Just as analysts predicted, the global recession has hit Sony hard, with the company reporting its first annual loss in 14 years. It lost 98.9 billion yen, or about $1 billion, in the fiscal year through March 2009 and projected it would lose even more money this year amid a slump in consumer demand for electronics goods. This is in sharp contrast to profits of more than $3 billion recorded a year earlier by the electronics giant.
Sony is pushing through a restructuring program in order to get their finances back on track, which involves the closure of eight factories and eliminating some 8,000 jobs by year's end, mostly through forced retirement. The path to recovery is not one that will happen straight away, though, as Sony has projected a 120 billion yen ($1.2 billion) loss for the fiscal year through March 2010.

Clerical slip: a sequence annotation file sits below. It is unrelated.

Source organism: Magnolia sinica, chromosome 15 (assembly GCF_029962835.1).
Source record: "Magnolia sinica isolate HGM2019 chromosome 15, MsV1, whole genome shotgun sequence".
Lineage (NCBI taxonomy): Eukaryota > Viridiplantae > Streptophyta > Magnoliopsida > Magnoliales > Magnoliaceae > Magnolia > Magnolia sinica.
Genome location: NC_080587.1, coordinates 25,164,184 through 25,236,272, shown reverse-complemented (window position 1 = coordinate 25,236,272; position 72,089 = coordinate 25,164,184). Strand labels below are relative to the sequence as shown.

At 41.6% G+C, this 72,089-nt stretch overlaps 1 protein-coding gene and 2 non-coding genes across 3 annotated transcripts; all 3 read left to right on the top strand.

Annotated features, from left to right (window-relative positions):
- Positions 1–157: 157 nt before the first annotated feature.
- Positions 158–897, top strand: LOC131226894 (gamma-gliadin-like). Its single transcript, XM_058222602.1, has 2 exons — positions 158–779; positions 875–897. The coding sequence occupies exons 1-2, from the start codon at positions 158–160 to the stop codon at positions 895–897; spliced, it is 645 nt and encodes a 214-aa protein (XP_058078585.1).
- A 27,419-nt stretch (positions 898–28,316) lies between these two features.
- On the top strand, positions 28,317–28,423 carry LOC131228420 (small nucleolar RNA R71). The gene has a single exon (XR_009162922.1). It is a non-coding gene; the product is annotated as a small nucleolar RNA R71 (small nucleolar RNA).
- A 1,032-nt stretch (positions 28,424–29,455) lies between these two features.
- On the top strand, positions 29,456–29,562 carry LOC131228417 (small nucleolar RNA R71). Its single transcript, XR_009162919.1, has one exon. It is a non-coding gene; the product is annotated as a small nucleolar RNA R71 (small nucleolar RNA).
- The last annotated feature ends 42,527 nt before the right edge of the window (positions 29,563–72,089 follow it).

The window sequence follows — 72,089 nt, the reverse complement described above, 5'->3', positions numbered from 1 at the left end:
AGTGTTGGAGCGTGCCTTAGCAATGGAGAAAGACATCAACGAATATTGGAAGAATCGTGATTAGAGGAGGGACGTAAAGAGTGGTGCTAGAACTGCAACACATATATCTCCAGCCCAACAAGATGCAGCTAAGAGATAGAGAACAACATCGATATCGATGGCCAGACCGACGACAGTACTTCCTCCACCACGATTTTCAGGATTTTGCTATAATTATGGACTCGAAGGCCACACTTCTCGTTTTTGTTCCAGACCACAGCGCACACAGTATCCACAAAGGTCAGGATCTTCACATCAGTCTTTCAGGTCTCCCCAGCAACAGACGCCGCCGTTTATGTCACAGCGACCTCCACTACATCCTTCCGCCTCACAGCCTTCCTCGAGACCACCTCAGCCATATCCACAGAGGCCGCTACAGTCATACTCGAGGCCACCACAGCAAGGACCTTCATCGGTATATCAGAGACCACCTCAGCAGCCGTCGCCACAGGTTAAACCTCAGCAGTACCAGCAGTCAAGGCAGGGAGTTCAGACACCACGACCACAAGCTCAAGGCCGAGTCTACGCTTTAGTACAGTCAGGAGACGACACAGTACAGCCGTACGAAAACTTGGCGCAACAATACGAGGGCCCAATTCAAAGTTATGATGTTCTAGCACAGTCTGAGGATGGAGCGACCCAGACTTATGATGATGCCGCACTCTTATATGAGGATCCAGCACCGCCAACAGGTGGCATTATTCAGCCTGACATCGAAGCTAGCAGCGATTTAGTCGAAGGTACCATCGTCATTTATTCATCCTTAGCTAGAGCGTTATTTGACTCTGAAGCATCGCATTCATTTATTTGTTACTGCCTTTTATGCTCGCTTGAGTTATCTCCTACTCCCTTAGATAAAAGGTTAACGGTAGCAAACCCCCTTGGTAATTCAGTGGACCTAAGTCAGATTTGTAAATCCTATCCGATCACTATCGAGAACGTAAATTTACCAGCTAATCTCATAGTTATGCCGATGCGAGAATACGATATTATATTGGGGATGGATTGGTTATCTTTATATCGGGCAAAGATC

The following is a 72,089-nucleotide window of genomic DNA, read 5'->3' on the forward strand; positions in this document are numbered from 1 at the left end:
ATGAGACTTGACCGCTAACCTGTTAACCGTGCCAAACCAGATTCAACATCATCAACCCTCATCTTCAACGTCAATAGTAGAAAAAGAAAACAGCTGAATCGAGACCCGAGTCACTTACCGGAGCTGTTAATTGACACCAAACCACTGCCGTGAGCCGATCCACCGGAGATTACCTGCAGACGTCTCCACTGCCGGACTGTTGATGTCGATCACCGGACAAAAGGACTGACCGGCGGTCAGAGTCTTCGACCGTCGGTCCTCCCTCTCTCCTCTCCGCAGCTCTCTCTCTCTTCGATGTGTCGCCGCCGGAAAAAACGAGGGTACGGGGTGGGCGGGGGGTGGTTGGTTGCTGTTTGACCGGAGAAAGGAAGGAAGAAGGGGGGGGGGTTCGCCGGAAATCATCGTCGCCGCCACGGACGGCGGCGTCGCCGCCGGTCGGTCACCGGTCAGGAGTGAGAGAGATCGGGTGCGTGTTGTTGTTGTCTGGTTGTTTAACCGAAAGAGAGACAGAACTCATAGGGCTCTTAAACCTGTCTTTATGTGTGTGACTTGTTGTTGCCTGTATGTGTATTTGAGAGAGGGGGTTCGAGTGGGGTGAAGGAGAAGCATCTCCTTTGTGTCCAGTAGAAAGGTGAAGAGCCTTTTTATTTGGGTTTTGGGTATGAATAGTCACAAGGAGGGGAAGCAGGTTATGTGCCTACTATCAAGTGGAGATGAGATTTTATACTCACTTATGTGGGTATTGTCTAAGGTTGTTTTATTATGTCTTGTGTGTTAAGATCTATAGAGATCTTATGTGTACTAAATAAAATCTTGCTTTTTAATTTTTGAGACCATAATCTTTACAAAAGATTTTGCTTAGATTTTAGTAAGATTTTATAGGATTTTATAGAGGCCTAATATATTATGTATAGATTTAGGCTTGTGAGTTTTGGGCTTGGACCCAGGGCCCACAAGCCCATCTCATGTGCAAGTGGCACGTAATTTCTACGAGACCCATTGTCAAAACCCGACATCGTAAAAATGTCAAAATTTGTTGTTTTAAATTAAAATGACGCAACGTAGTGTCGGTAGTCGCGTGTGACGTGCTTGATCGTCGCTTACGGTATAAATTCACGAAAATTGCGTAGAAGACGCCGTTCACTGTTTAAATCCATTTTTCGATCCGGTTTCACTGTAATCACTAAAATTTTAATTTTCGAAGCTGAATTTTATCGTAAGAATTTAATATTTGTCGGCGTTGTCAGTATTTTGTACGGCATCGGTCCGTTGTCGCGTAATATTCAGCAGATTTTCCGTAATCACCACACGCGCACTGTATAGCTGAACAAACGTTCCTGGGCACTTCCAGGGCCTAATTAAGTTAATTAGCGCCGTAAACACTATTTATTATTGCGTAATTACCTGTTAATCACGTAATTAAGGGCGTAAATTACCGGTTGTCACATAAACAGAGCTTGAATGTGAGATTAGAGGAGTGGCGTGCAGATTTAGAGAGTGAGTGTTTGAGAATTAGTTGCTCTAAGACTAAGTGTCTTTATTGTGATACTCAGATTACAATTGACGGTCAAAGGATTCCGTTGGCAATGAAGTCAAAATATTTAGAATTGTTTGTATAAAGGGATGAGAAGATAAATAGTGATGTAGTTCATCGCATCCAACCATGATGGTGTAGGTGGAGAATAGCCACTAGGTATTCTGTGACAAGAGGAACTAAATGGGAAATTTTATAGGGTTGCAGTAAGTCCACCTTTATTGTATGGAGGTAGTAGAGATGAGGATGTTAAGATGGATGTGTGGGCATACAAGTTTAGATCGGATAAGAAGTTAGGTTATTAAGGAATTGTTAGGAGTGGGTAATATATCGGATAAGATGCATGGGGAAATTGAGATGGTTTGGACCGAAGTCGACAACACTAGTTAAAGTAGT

Like several other Japanese companies, their business has been hurt by the strong yen which makes exports more expensive. The company saw a sales drop in each segment. Electronics sales for instance, usually Sony's bread and butter, were down 17 percent, while its gaming segment took an 18 percent hit despite stronger PlayStation 3 and PSP sales this year. Revenue from Sony Ericsson Mobile Communications, the company's mobile phones joint venture with Ericsson, also fell by 19 percent on account of lower volumes.